As we’ve discussed in previous posts, MachineMetrics collects data from machine controls for the entire production floor and uses this data to monitor machine conditions (faults, status, tool utilization), production (OEE & Machine Utilization), work-order status, quality tracking and downtime reasons. While the machine data we collect tells us when machines are down and any faults that might have led to it, the operators are the only ones that know the full context of the machine downtime.
Fortunately, MachineMetrics allows for operators to add human-context to this data with touchscreen tablet interfaces mounted right at the machine tool. Operators can use these tablets to categorize specific events prompted by MachineMetrics as they are happening with just a few simple taps. This information is then made available in real-time to managers so they can make proactive decisions that drive improvements.
The “Operator View” is displayed on tablets that are magnetically attached to machines using our proprietary mounts. The Operator View is a visualization of one specific machine/workcenter that allows users to see more detailed information than what is displayed in the Current Shift Dashboard overview. Just like the the tiles on the dashboard, the information displayed changes depending on what state the workcenter is in.
This is an example of the Operator View when a machine is in production:
As you can see below, the Operator View visualizes a great deal of valuable information including:
As you probably know, shops will often changeover jobs frequently, and this can be the biggest source of lost production time for a business. Setup times for the same job can vary wildly by operator, or by shift. Only by tracking setup time can this be improved. Using the Operator View, MachineMetrics will track setup time by incorporating it into the workflow when dispatching jobs. After a job enters setup, the Operator View counts up to the expected setup time. All time beyond the expected setup time will be considered unplanned setup, and be visible in the downtime Pareto chart. Setup times for all workcenters are available for reporting, and that data can be exported to CSV for further analysis.
Here’s a visual of the Operator View when a workcenter is in setup:
When the Operator View is displaying a workcenter in setup, a timer appears at the top of the screen displaying how long it has been in setup status and the defined setup time for this workcenter on this job. Additionally, a "Start Production" button appears that allows you to move the machine from setup to production. The data shown in this view all falls within the time range displayed on the Utilization and Parts graphs.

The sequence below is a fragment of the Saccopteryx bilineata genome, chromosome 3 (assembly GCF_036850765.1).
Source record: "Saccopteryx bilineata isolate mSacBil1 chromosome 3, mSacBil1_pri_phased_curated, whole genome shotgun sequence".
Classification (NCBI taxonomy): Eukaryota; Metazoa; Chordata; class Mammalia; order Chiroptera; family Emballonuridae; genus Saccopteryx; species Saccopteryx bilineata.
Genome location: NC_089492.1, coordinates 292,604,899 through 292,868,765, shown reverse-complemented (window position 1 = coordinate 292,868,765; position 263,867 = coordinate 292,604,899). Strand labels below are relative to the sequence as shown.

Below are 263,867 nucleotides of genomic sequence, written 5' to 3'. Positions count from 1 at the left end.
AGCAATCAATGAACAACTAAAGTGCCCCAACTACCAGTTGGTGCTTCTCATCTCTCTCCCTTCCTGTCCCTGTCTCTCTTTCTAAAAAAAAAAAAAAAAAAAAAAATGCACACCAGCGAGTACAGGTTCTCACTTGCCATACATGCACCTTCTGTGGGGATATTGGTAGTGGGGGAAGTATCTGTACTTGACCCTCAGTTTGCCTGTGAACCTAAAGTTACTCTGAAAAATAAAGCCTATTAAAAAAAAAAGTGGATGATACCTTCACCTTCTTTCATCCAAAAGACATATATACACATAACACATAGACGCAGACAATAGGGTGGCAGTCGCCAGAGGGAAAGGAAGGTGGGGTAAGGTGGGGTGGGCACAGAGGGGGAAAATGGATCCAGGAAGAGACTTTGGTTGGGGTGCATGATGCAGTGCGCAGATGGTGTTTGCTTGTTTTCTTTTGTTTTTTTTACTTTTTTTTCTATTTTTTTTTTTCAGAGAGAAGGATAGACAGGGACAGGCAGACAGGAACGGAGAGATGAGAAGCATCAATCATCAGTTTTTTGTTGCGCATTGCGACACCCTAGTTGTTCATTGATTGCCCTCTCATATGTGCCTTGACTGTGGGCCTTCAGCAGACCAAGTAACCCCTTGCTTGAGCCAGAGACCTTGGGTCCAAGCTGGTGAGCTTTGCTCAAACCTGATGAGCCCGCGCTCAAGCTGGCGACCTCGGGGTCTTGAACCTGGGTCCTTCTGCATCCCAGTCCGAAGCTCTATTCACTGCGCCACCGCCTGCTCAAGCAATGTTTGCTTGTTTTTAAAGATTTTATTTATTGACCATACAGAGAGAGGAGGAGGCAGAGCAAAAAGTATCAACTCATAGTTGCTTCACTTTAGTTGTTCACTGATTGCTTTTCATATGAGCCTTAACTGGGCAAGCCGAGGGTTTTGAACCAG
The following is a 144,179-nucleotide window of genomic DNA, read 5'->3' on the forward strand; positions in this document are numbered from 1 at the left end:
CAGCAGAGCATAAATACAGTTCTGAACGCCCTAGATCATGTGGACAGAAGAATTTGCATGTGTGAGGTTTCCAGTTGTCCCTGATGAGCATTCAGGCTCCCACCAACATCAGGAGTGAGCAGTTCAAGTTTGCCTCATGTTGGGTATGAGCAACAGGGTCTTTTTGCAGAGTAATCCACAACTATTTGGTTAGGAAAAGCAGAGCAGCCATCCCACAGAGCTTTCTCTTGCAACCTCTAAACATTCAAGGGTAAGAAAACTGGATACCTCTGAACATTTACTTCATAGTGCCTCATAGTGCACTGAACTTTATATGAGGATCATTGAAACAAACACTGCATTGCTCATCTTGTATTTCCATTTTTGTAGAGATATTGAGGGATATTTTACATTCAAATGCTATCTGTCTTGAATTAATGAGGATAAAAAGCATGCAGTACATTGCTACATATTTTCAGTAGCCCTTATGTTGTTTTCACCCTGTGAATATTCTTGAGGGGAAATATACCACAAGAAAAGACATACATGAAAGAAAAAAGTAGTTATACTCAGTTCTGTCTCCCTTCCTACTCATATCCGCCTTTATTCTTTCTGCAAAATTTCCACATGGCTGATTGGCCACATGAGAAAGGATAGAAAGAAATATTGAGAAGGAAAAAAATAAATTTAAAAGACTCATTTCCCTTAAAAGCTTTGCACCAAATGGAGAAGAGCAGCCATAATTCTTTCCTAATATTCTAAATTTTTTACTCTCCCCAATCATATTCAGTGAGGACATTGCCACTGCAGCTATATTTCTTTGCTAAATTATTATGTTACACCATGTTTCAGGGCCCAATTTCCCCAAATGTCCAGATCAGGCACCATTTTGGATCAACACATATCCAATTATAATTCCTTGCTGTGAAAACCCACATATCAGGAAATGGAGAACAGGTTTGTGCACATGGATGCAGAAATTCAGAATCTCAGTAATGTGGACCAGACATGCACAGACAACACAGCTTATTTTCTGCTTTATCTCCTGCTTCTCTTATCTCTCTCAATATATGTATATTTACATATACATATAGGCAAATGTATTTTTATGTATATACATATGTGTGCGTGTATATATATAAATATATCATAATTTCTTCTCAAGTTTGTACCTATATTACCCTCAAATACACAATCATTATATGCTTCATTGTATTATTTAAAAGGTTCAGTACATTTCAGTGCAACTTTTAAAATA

Just as in production, parts can be rejected and the job can be stopped. Parts goal and utilization information are not displayed when the Operator View is in setup mode and OEE is not calculated until the workcenter is moved into production.
Finally, an unscheduled workcenter displayed in the Operator View:
An unscheduled workcenter is one that has no jobs assigned to it. When a workcenter is unscheduled, the tile is grey and the job status is listed as "No Job Running". Although a workcenter may not have a job assigned to it, it can still be producing parts. Without a job running, any data that comes from a job will not be displayed. The performance ring will remain a light grey and no parts goal information is displayed. Expected cycle time is also not displayed; though, information about previous cycles will be shown.
In unscheduled mode, the "Stop Job" button is replaced by a "Start Job" button. When selected, this opens the Start Job screen which allows the user to select from a list of jobs this workcenter can perform and start the job. Read more about Job Dispatch.
Simply put, it’s not enough to have access to information if that information isn’t easy to digest and derive valuable insights from. Through the MachineMetrics Operator View, workcenter operators are not only able start and stop jobs but can also categorize downtime and reject parts for quality assurance, providing valuable context to the automatically collected machine data. Thus, there’s no need for the educated guessing or finger pointing that so often occurs on shop floors. Specific reasons can be attributed to each instance so you can know exactly why those issues occurred. There can be a solid reason behind everything and every decision made without the reliance on fuzzy memories or anything other than the data. The data speaks for itself.
Next week, we’ll review how to use our tablets to easily categorize downtime and help identify patterns in machine performance. Stay tuned!
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